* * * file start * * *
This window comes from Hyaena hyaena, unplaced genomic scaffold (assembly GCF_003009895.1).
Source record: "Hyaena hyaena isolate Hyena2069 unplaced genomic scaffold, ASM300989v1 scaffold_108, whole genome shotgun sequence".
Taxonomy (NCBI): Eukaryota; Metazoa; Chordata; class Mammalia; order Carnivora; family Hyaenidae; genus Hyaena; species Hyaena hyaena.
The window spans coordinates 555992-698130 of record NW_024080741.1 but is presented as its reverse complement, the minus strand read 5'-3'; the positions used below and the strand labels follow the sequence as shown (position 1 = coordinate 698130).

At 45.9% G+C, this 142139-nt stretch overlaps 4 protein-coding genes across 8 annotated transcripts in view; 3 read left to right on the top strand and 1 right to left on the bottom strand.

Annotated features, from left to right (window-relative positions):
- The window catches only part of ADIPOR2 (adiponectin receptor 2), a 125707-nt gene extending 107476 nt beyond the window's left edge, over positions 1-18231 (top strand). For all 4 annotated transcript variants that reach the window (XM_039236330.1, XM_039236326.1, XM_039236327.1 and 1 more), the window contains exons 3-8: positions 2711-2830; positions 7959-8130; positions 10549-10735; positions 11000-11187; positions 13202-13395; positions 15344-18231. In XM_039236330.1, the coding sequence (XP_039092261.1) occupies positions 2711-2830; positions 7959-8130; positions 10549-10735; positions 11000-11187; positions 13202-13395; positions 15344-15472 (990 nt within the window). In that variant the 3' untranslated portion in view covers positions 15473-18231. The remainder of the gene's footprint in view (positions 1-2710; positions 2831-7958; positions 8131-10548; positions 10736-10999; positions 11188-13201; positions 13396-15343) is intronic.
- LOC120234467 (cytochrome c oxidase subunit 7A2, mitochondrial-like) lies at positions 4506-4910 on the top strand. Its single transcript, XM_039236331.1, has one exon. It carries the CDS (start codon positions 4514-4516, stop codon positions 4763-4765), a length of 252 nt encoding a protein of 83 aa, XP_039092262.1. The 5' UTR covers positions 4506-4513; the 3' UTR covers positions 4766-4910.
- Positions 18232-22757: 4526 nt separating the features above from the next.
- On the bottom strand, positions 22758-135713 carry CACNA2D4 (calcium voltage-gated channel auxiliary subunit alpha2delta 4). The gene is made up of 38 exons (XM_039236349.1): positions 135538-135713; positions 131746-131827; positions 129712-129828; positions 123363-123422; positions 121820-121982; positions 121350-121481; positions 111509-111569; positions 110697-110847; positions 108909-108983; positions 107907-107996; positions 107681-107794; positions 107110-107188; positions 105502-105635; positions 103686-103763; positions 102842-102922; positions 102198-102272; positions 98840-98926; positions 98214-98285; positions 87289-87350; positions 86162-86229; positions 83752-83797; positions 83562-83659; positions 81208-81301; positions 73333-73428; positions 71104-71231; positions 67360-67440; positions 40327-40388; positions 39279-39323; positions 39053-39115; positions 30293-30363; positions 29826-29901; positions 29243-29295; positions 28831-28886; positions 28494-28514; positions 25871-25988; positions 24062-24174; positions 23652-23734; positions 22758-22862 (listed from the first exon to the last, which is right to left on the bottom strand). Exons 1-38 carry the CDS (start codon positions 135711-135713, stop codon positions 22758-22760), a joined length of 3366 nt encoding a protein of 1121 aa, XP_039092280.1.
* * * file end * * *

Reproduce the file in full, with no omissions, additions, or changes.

This window comes from Hyaena hyaena, unplaced genomic scaffold (assembly GCF_003009895.1).
Source record: "Hyaena hyaena isolate Hyena2069 unplaced genomic scaffold, ASM300989v1 scaffold_108, whole genome shotgun sequence".
Taxonomy (NCBI): Eukaryota; Metazoa; Chordata; class Mammalia; order Carnivora; family Hyaenidae; genus Hyaena; species Hyaena hyaena.
The window spans coordinates 555992-698130 of record NW_024080741.1 but is presented as its reverse complement, the minus strand read 5'-3'; the positions used below and the strand labels follow the sequence as shown (position 1 = coordinate 698130).

At 45.9% G+C, this 142139-nt stretch overlaps 4 protein-coding genes across 8 annotated transcripts in view; 3 read left to right on the top strand and 1 right to left on the bottom strand.

Annotated features, from left to right (window-relative positions):
- The window catches only part of ADIPOR2 (adiponectin receptor 2), a 125707-nt gene extending 107476 nt beyond the window's left edge, over positions 1-18231 (top strand). For all 4 annotated transcript variants that reach the window (XM_039236330.1, XM_039236326.1, XM_039236327.1 and 1 more), the window contains exons 3-8: positions 2711-2830; positions 7959-8130; positions 10549-10735; positions 11000-11187; positions 13202-13395; positions 15344-18231. In XM_039236330.1, the coding sequence (XP_039092261.1) occupies positions 2711-2830; positions 7959-8130; positions 10549-10735; positions 11000-11187; positions 13202-13395; positions 15344-15472 (990 nt within the window). In that variant the 3' untranslated portion in view covers positions 15473-18231. The remainder of the gene's footprint in view (positions 1-2710; positions 2831-7958; positions 8131-10548; positions 10736-10999; positions 11188-13201; positions 13396-15343) is intronic.
- LOC120234467 (cytochrome c oxidase subunit 7A2, mitochondrial-like) lies at positions 4506-4910 on the top strand. Its single transcript, XM_039236331.1, has one exon. It carries the CDS (start codon positions 4514-4516, stop codon positions 4763-4765), a length of 252 nt encoding a protein of 83 aa, XP_039092262.1. The 5' UTR covers positions 4506-4513; the 3' UTR covers positions 4766-4910.
- Positions 18232-22757: 4526 nt separating the features above from the next.
- On the bottom strand, positions 22758-135713 carry CACNA2D4 (calcium voltage-gated channel auxiliary subunit alpha2delta 4). The gene is made up of 38 exons (XM_039236349.1): positions 135538-135713; positions 131746-131827; positions 129712-129828; positions 123363-123422; positions 121820-121982; positions 121350-121481; positions 111509-111569; positions 110697-110847; positions 108909-108983; positions 107907-107996; positions 107681-107794; positions 107110-107188; positions 105502-105635; positions 103686-103763; positions 102842-102922; positions 102198-102272; positions 98840-98926; positions 98214-98285; positions 87289-87350; positions 86162-86229; positions 83752-83797; positions 83562-83659; positions 81208-81301; positions 73333-73428; positions 71104-71231; positions 67360-67440; positions 40327-40388; positions 39279-39323; positions 39053-39115; positions 30293-30363; positions 29826-29901; positions 29243-29295; positions 28831-28886; positions 28494-28514; positions 25871-25988; positions 24062-24174; positions 23652-23734; positions 22758-22862 (listed from the first exon to the last, which is right to left on the bottom strand). Exons 1-38 carry the CDS (start codon positions 135711-135713, stop codon positions 22758-22760), a joined length of 3366 nt encoding a protein of 1121 aa, XP_039092280.1.